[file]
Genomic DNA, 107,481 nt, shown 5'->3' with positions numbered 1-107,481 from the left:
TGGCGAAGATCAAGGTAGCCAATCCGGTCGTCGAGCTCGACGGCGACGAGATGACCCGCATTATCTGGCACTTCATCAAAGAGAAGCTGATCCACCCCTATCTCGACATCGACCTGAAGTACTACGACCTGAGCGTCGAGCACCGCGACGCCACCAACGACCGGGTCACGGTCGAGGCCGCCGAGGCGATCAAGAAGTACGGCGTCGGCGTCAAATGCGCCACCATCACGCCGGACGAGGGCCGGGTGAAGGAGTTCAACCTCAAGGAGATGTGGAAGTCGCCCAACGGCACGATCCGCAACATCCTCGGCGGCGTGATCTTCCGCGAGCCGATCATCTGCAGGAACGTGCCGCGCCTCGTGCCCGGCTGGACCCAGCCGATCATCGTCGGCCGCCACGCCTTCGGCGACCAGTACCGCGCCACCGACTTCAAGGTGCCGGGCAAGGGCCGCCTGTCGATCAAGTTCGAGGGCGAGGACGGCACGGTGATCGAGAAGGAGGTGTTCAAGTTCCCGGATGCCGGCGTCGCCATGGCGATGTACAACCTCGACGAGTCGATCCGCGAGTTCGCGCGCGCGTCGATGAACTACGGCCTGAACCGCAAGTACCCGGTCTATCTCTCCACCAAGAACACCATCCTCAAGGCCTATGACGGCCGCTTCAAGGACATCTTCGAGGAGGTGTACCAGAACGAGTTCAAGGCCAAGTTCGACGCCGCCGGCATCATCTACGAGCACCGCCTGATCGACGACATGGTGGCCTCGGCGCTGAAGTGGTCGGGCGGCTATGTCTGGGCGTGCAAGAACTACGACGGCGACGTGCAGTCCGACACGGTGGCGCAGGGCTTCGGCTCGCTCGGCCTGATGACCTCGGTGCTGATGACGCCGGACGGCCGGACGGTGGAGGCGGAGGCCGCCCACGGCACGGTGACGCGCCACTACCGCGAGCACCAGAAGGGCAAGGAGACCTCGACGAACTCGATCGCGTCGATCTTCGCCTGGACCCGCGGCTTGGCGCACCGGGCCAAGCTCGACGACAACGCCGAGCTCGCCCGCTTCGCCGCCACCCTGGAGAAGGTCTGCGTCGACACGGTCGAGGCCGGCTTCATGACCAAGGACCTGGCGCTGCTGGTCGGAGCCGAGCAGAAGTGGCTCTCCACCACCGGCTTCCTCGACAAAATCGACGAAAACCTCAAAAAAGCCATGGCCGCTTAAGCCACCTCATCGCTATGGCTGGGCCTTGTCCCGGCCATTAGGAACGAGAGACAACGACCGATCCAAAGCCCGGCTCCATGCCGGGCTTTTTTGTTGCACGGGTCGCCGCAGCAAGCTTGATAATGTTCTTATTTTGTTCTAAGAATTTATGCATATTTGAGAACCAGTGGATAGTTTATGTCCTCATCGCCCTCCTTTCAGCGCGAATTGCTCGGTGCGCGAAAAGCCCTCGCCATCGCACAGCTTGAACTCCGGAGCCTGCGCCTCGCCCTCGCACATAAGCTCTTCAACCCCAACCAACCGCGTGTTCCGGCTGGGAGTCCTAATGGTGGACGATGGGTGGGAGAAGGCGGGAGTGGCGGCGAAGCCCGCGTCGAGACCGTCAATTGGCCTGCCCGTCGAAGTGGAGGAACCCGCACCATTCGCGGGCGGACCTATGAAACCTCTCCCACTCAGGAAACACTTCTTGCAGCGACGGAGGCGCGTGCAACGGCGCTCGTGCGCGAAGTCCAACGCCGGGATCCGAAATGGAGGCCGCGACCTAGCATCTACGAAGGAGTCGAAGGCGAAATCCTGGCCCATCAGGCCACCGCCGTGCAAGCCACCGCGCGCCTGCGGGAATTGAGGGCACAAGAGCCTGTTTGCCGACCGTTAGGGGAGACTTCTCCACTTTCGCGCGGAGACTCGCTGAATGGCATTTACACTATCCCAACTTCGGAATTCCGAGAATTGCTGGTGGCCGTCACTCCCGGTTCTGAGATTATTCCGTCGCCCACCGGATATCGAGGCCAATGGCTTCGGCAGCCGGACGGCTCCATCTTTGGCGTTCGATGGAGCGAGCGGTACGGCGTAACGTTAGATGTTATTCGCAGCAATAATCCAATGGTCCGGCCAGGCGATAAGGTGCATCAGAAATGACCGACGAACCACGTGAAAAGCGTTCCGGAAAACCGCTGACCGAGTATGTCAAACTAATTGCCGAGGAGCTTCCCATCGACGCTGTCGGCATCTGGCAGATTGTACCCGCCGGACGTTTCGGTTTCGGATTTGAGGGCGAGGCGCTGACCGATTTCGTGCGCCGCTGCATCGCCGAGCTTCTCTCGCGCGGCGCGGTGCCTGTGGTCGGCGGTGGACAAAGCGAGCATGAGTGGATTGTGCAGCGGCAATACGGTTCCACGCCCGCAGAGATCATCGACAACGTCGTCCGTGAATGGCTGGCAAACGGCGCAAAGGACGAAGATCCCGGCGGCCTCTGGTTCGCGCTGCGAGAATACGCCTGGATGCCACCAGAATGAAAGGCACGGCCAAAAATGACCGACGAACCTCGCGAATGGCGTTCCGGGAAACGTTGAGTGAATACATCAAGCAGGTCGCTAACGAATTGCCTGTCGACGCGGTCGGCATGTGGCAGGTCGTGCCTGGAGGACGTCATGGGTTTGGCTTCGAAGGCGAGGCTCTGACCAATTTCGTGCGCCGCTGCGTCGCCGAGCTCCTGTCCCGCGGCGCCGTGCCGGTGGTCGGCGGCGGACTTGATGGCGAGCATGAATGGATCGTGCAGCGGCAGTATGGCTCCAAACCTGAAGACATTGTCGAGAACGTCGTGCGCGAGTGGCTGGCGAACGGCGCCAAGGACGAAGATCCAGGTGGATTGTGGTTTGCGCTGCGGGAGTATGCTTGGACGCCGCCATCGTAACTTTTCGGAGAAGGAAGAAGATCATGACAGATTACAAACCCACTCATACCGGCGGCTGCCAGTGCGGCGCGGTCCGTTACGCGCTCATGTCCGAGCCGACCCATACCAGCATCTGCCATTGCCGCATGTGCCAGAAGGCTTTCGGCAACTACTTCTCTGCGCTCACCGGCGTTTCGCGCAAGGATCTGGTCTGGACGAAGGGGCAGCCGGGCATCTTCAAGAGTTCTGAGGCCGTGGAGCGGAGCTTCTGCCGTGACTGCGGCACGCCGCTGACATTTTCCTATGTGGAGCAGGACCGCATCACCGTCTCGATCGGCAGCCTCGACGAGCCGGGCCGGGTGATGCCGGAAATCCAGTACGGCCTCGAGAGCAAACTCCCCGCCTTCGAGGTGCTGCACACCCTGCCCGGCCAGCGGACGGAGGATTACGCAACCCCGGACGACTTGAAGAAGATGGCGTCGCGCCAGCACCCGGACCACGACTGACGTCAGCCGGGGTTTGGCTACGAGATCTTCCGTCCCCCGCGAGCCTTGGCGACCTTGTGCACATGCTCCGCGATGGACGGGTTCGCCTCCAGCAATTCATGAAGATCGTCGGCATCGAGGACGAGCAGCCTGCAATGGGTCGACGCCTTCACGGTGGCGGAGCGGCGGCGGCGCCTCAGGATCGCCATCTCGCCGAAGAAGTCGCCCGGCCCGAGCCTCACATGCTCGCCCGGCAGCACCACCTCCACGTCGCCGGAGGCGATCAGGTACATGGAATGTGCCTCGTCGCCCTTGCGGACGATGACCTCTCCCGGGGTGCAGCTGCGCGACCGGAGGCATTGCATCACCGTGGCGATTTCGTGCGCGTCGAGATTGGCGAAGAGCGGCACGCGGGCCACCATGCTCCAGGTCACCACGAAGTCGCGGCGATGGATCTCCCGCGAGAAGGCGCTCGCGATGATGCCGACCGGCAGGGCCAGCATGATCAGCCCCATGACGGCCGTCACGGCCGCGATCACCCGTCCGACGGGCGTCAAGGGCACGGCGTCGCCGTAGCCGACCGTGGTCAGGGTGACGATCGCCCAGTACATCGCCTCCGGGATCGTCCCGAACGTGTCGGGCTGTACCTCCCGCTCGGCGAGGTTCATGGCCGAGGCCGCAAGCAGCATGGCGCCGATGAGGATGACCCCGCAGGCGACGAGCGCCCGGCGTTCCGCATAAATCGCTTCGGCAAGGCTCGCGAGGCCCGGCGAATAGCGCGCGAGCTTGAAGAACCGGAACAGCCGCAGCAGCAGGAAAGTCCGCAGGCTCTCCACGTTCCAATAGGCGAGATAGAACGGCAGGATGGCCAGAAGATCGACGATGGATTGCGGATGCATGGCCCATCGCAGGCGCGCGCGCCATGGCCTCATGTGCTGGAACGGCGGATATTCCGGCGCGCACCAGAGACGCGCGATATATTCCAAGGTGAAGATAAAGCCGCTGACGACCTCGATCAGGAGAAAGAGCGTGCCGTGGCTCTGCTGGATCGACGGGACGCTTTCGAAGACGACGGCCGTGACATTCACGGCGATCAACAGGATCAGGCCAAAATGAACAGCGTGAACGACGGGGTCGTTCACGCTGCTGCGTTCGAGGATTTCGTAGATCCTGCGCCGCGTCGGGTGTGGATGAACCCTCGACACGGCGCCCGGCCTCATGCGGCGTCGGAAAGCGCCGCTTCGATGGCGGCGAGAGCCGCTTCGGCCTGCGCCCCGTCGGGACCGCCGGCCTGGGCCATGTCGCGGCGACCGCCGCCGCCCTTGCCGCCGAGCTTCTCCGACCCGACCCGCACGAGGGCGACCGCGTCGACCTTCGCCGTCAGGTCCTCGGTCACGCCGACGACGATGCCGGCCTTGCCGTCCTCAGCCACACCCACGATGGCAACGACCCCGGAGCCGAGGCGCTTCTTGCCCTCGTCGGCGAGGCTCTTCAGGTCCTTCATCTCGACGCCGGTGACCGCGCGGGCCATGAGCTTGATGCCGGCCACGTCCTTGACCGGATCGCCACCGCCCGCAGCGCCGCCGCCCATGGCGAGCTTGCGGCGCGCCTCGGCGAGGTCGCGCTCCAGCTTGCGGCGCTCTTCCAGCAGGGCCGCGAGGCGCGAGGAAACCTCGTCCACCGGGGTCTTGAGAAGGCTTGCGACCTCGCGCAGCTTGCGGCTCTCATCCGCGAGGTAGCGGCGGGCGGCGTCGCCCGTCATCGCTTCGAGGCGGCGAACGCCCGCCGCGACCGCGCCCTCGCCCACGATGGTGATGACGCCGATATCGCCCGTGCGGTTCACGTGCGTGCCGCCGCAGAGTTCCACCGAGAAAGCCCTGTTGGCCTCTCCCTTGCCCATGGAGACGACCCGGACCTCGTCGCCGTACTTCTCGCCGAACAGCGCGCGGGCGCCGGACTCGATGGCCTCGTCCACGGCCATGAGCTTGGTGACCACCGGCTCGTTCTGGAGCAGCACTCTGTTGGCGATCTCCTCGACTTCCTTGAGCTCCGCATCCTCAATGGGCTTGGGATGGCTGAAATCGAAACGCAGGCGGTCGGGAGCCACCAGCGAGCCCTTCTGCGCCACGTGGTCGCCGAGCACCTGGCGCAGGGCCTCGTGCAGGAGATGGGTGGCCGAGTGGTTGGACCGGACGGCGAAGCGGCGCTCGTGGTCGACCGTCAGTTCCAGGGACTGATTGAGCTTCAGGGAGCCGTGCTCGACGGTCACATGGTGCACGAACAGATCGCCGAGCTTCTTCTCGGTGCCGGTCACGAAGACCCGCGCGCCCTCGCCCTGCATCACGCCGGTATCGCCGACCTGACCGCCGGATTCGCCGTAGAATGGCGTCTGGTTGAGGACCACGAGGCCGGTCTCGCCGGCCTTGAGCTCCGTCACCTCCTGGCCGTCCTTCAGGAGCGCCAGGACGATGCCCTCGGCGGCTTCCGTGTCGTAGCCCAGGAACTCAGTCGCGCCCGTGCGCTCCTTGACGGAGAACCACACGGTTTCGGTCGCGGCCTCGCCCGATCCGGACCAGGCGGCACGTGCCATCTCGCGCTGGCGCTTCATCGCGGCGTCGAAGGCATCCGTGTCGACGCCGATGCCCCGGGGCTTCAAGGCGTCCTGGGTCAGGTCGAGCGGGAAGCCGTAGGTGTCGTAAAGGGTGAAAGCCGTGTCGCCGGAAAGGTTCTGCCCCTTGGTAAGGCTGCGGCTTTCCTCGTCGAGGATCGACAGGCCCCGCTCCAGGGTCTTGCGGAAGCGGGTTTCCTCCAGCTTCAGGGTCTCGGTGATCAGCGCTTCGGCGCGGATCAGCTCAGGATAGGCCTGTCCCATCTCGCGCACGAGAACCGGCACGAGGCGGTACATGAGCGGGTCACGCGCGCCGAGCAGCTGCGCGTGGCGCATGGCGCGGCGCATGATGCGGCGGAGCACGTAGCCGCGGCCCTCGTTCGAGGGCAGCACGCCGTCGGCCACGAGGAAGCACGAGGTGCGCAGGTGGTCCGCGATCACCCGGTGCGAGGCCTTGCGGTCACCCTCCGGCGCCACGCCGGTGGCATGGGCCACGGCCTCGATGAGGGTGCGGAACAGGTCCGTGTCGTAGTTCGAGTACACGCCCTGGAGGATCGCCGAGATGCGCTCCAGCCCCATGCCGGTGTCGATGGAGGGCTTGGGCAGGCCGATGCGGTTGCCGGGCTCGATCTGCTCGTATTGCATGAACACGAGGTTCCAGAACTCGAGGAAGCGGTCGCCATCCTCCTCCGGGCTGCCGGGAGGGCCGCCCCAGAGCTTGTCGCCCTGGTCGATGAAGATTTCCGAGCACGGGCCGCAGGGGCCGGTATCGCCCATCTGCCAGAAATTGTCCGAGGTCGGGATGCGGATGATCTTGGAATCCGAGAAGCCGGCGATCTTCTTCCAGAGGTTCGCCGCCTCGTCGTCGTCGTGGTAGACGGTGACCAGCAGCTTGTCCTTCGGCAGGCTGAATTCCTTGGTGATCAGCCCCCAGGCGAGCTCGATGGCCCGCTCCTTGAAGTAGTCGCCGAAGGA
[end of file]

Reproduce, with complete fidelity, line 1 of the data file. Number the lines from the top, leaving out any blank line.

Genomic DNA, 107,481 nt, shown 5'->3' with positions numbered 1-107,481 from the left: